The following comes from an August 12 Catholic San Francisco article by Lidia Wasowicz:

St. Hilary Parish in Tiburon has introduced a ministry to help altar servers master their craft and worshippers mind the Mass.

Seated to the right of the altar in a cassock and surplice, an adult master of ceremonies assists, guides and, when necessary, steps in for school age acolytes to promote a seamless rite.

“My hope is that every Sunday liturgy will be as beautiful and well orchestrated as possible so the people of God may worship without distractions,” said parochial vicar Father Roger Gustafson, who implemented the program in January, six months after his arrival at St. Hilary as a newly ordained priest.

His idea of extending the role of a master of ceremonies – typically reserved for more solemn liturgies – germinated last October during a visit to his childhood hometown of Atlanta.

Wowed by the “military precision” of the five altar servers at the 6 p.m. Sunday Mass, Father Gustafson sought the secret to their perfect performance.

He found it in the CEO of a Fortune 500 company, who spends every weekend attending every Mass to instruct, inform and inspire the servers.

“When Father Roger brought this idea to me, I was skeptical, because I was set in my ways and saw no need for having a master of ceremonies at Sunday Mass,” said pastor Father William Brown.

“However, I decided not to be an old sourpuss, as Pope Francis says in his letter, ‘The Joy of the Gospel,’ and it has turned out to be a great blessing for the parish!”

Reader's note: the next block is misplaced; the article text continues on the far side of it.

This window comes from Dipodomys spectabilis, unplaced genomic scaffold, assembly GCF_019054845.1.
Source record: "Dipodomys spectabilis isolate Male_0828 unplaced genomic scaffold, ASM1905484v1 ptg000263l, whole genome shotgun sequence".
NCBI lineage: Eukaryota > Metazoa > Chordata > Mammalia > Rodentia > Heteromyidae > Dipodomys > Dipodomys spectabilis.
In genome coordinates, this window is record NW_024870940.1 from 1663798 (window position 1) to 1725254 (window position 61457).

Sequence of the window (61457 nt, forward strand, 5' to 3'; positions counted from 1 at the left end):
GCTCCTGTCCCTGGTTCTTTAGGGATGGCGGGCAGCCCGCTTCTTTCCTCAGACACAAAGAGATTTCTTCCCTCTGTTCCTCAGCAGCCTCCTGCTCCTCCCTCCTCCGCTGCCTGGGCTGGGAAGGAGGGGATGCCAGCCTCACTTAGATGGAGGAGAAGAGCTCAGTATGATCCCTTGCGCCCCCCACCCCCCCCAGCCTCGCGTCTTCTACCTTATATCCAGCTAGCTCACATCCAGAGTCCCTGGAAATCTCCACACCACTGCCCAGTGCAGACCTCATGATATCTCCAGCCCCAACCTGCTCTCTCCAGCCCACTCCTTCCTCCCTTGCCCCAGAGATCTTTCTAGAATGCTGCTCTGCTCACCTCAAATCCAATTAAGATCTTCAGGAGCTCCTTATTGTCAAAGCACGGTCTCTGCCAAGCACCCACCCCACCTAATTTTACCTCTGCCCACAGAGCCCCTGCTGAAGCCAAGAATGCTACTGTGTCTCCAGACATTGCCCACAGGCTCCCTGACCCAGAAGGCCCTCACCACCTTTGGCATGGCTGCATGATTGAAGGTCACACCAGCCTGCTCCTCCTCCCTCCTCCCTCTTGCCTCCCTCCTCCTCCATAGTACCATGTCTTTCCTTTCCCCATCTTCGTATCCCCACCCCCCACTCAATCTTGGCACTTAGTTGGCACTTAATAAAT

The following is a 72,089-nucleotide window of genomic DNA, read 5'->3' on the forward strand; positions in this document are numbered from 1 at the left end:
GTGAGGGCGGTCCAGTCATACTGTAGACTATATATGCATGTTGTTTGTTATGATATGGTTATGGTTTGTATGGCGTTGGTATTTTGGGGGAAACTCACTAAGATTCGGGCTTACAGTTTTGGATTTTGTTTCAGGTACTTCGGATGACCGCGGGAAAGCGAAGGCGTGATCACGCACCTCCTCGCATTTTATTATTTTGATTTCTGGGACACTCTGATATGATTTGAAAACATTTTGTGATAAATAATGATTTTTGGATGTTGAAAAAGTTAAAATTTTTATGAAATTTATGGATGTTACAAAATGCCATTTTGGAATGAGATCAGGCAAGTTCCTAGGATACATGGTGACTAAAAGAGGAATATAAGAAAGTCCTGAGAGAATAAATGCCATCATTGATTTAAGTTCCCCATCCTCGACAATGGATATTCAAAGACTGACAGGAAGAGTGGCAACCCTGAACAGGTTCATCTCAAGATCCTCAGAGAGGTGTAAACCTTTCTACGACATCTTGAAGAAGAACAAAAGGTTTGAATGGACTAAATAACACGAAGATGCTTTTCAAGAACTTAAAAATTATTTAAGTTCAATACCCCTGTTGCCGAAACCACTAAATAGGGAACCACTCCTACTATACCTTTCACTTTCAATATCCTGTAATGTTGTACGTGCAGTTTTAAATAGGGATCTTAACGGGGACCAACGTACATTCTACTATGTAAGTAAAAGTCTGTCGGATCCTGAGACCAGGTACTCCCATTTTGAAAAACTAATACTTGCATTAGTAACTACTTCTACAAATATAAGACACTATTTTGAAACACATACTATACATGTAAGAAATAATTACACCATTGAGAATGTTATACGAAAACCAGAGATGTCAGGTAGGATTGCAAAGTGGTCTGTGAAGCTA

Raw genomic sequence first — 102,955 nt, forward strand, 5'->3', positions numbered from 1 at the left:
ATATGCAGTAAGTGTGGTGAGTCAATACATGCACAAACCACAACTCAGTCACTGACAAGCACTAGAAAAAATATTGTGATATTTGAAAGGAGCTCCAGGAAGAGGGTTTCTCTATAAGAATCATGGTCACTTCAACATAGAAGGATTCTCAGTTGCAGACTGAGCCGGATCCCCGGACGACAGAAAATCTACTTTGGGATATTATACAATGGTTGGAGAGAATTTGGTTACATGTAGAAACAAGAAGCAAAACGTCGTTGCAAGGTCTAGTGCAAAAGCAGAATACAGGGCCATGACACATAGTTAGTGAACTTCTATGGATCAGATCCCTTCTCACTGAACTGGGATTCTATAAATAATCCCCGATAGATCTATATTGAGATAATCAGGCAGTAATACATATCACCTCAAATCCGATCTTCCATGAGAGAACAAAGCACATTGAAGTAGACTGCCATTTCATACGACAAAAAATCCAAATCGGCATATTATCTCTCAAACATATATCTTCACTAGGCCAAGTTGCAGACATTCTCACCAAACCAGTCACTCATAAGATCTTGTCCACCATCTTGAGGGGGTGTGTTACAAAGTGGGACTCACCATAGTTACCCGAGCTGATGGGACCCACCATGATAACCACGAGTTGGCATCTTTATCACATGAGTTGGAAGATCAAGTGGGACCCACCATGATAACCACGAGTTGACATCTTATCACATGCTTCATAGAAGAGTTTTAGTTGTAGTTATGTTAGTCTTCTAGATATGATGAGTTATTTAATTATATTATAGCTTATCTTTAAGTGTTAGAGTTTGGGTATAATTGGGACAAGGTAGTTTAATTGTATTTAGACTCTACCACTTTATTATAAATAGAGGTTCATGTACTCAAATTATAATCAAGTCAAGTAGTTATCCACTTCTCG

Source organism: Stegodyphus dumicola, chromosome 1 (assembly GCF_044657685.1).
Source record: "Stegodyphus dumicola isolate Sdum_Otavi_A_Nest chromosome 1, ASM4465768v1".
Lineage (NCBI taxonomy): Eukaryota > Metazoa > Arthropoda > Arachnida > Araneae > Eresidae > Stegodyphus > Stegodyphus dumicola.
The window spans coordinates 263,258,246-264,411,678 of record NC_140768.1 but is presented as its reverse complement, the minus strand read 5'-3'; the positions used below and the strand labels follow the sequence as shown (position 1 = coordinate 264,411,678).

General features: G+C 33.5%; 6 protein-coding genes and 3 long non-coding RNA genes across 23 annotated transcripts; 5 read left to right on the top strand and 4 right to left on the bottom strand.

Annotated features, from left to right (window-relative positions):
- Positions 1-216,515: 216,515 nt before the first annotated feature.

The master of ceremonies job entails organizing the servers and answering questions before Mass, directing them and filling in as needed during the rite and providing constructive feedback afterward. It does not usurp the servers’ role, he emphasized.

Candidates must complete an online child safety course and pass a criminal background check, paid for by the San Francisco archdiocese.

The roster includes eight men in their 40s to 80s, with another in training. Father Gustafson encourages women to apply.
The system comes in particularly handy during the summer when many regular servers leave on vacation and in the spring when the older ones are busy with class trips, retreats and graduation plans, said Leslie Kennedy, the mother of two servers.

“It helps smooth the transition when they bring in new children and incorporate younger ones,” she said.

One emcee proved his mettle when, with a sideways glance, he reminded a newbie to bring out and ring the bell for the Sanctus, recalled John Peitz, 10, who began serving a year ago to follow in his father’s footsteps,

The new ministry has had its ups and downs, according to Peter Quill, 12, who joined his older sister at the altar three years ago.

“Sometimes, they take the fun jobs, like carrying the cross, which is my favorite part,” he said, “but always I definitely like interacting with the older people in our church.”